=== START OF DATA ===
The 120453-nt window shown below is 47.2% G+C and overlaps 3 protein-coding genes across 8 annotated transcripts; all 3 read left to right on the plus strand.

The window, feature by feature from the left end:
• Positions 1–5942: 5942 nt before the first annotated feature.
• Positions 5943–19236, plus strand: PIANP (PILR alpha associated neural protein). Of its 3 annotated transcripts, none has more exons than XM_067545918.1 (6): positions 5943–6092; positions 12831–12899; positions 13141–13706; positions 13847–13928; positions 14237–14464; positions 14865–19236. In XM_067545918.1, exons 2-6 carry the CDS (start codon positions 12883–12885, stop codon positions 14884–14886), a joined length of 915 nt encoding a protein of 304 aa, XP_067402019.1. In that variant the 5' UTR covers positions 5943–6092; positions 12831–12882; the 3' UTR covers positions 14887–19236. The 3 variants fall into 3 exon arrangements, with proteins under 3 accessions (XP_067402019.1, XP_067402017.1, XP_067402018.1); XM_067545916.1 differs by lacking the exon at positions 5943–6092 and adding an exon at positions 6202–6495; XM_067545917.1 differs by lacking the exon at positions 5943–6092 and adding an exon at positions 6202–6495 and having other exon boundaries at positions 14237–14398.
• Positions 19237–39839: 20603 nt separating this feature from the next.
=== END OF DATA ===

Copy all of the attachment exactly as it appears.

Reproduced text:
The 120453-nt window shown below is 47.2% G+C and overlaps 3 protein-coding genes across 8 annotated transcripts; all 3 read left to right on the plus strand.

The window, feature by feature from the left end:
• Positions 1–5942: 5942 nt before the first annotated feature.
• Positions 5943–19236, plus strand: PIANP (PILR alpha associated neural protein). Of its 3 annotated transcripts, none has more exons than XM_067545918.1 (6): positions 5943–6092; positions 12831–12899; positions 13141–13706; positions 13847–13928; positions 14237–14464; positions 14865–19236. In XM_067545918.1, exons 2-6 carry the CDS (start codon positions 12883–12885, stop codon positions 14884–14886), a joined length of 915 nt encoding a protein of 304 aa, XP_067402019.1. In that variant the 5' UTR covers positions 5943–6092; positions 12831–12882; the 3' UTR covers positions 14887–19236. The 3 variants fall into 3 exon arrangements, with proteins under 3 accessions (XP_067402019.1, XP_067402017.1, XP_067402018.1); XM_067545916.1 differs by lacking the exon at positions 5943–6092 and adding an exon at positions 6202–6495; XM_067545917.1 differs by lacking the exon at positions 5943–6092 and adding an exon at positions 6202–6495 and having other exon boundaries at positions 14237–14398.
• Positions 19237–39839: 20603 nt separating this feature from the next.